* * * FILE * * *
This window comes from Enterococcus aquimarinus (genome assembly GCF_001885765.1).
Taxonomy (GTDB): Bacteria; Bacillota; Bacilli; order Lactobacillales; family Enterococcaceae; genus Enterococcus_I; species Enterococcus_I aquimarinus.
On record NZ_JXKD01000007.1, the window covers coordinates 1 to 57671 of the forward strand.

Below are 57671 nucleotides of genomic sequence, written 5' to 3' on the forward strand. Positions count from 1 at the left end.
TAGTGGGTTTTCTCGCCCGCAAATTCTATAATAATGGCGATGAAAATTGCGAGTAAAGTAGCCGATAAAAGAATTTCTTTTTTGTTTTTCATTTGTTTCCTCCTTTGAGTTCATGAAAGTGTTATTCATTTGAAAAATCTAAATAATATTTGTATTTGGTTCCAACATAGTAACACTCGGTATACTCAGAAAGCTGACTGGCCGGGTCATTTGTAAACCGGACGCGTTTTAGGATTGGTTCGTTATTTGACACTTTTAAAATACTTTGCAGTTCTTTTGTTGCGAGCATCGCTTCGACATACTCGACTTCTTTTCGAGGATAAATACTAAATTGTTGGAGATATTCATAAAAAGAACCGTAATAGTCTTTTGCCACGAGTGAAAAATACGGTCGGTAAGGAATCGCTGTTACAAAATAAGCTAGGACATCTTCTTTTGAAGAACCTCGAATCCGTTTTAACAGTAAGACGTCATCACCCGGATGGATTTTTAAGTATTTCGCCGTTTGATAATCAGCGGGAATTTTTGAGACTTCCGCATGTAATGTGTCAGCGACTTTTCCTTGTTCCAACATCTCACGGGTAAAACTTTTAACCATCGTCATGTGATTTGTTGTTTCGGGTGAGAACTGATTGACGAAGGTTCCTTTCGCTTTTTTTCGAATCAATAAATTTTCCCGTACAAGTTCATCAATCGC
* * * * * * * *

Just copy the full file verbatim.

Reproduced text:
This window comes from Enterococcus aquimarinus (genome assembly GCF_001885765.1).
Taxonomy (GTDB): Bacteria; Bacillota; Bacilli; order Lactobacillales; family Enterococcaceae; genus Enterococcus_I; species Enterococcus_I aquimarinus.
On record NZ_JXKD01000007.1, the window covers coordinates 1 to 57671 of the forward strand.

Below are 57671 nucleotides of genomic sequence, written 5' to 3' on the forward strand. Positions count from 1 at the left end.
TAGTGGGTTTTCTCGCCCGCAAATTCTATAATAATGGCGATGAAAATTGCGAGTAAAGTAGCCGATAAAAGAATTTCTTTTTTGTTTTTCATTTGTTTCCTCCTTTGAGTTCATGAAAGTGTTATTCATTTGAAAAATCTAAATAATATTTGTATTTGGTTCCAACATAGTAACACTCGGTATACTCAGAAAGCTGACTGGCCGGGTCATTTGTAAACCGGACGCGTTTTAGGATTGGTTCGTTATTTGACACTTTTAAAATACTTTGCAGTTCTTTTGTTGCGAGCATCGCTTCGACATACTCGACTTCTTTTCGAGGATAAATACTAAATTGTTGGAGATATTCATAAAAAGAACCGTAATAGTCTTTTGCCACGAGTGAAAAATACGGTCGGTAAGGAATCGCTGTTACAAAATAAGCTAGGACATCTTCTTTTGAAGAACCTCGAATCCGTTTTAACAGTAAGACGTCATCACCCGGATGGATTTTTAAGTATTTCGCCGTTTGATAATCAGCGGGAATTTTTGAGACTTCCGCATGTAATGTGTCAGCGACTTTTCCTTGTTCCAACATCTCACGGGTAAAACTTTTAACCATCGTCATGTGATTTGTTGTTTCGGGTGAGAACTGATTGACGAAGGTTCCTTTCGCTTTTTTTCGAATCAATAAATTTTCCCGTACAAGTTCATCAATCGC